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18 June 2014
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Legacies - Cornwall

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Immigration and Emigration
I’m alright Jack

Cornish legacies

Many of these Cornish customs still thrive today. In the Grass Valley, California, the tradition of singing Cornish carols lives on – one local historian of the area says the songs have become “the identity of the town”. Some of the members of today’s Cornish Carol Choir are in fact descendents of the original Cornish gold miners.

Pasty making
Pasty making in Michigan
© Daryl Laitila, Pasty Central, Calumet, Michigan
Emigration from Cornwall may have declined after the First World War, but the global connections are still very strong. Statues and monuments in many towns pay tribute to the influence of the Cornish on their development. In Moonta, Australia, the Kernewek Lowender (meaning Cornish happiness) – the largest Cornish festival in the world – attracts tens of thousands of visitors each year. In its first year, so many pasties were eaten that the local bakery almost ran out of flour!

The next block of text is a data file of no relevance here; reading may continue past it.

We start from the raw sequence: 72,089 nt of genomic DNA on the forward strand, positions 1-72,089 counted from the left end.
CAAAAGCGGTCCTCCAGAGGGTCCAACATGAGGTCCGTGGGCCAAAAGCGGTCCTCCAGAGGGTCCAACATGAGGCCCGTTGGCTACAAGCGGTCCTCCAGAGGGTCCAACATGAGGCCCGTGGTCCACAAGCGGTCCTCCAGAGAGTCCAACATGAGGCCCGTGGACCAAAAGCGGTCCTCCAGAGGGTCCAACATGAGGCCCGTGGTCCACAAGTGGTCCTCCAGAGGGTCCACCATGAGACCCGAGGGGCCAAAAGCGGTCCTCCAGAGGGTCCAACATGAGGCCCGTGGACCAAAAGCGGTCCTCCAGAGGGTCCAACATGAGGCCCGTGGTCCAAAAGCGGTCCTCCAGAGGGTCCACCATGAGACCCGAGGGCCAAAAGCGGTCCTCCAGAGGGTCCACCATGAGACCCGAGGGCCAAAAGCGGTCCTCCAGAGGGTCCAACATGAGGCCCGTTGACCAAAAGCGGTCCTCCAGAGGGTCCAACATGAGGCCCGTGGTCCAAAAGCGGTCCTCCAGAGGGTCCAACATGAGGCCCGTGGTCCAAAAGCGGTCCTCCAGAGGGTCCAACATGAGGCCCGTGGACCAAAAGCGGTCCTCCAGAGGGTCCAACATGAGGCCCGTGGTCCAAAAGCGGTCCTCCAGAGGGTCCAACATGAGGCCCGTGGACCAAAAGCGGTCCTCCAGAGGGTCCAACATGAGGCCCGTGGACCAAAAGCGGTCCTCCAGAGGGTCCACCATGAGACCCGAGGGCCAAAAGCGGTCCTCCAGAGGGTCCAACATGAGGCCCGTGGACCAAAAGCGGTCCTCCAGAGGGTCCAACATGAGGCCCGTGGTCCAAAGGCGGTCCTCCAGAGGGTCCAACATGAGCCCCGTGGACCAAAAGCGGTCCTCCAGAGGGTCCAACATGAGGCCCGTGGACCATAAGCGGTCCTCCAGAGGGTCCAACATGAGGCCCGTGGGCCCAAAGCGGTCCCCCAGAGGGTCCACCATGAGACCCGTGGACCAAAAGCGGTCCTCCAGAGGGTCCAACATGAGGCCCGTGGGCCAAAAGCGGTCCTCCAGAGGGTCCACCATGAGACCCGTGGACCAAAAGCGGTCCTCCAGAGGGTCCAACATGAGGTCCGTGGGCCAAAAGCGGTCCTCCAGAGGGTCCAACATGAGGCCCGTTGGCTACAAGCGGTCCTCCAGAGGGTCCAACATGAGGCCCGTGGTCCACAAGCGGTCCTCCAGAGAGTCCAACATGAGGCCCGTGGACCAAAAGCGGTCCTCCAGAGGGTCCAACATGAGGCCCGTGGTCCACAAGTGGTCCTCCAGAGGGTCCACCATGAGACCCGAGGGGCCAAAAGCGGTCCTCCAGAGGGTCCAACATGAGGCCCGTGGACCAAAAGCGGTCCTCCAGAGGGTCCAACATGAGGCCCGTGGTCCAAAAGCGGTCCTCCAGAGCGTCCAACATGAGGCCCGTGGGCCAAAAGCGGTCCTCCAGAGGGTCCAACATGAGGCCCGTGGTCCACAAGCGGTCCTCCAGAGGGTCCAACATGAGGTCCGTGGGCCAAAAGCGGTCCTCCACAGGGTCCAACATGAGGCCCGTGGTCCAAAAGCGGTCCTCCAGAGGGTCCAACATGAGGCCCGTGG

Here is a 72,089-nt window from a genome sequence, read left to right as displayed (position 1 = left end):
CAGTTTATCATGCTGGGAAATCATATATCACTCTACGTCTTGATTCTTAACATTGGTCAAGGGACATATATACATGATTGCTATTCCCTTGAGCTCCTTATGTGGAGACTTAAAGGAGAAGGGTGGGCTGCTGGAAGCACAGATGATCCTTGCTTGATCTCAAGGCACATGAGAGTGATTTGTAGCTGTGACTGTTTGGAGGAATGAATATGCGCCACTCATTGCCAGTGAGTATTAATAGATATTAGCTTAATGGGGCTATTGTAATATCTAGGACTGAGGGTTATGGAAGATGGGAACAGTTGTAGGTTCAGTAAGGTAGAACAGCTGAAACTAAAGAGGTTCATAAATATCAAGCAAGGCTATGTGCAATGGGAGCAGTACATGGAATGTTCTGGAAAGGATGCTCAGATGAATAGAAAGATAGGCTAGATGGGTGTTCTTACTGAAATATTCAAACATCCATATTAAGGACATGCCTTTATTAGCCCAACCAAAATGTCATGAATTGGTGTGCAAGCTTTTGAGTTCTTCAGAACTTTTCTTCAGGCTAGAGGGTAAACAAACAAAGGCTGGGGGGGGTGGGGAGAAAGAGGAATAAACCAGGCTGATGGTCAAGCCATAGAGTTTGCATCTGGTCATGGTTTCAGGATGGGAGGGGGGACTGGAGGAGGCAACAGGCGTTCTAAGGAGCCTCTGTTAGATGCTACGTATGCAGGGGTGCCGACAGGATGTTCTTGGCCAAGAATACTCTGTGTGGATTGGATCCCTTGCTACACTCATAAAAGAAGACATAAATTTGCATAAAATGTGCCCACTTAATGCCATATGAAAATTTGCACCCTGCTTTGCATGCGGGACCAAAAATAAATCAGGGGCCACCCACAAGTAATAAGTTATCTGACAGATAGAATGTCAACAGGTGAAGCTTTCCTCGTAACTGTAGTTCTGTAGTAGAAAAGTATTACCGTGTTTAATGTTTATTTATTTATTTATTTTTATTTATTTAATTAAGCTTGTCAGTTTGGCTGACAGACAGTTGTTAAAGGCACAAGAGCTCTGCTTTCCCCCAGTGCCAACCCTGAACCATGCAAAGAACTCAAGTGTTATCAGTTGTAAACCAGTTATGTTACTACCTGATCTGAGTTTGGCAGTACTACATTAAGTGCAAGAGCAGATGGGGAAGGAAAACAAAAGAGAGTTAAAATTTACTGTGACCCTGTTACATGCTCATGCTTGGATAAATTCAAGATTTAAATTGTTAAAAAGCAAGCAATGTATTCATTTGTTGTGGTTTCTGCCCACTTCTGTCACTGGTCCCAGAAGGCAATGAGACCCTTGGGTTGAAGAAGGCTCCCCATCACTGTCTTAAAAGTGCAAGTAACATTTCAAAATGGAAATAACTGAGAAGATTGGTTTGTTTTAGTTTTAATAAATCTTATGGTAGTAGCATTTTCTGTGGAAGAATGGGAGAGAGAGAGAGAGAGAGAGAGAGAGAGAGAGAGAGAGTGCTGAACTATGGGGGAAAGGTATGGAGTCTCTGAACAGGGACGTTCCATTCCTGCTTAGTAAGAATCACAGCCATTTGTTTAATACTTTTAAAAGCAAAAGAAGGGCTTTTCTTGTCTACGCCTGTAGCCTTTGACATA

Certainly many of those with Cornish ancestry are now reviving their heritage. A plethora of Cornish family history and genealogy groups exist, in which Americans, Australians, and South Africans are digging deeper into their lineage. Who knows, maybe you too have a “Jack” lurking somewhere in your past!

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Your comments

1 Joan Christopher from Otis, Oregon, USA - 29 December 2003
"My husband's gr-gr-grandfather, James Christopher, came from Cornwall, England. According to his naturalization papers, he arrived from Liverpool in New York City on May 14, 1866. He stated he was a native of Cornwall, England. With him was his wife, Bertha or Bethia, and possibly his son, James Jr., who according to the family, was born on the ship coming from Liverpool. James settled in Bedford County, Pennsylvania, USA, and was a coal miner. Some of his family went to West Virginia, USA, and were coal miners there. My husband's grandfather Christopher is dead now, but from the way he talked, James may have been part of a group of tin miners who were brought to the USA to mine coal for use by the railroads."

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The Cornish in West Cork
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Cornish emigration in the 19th Century
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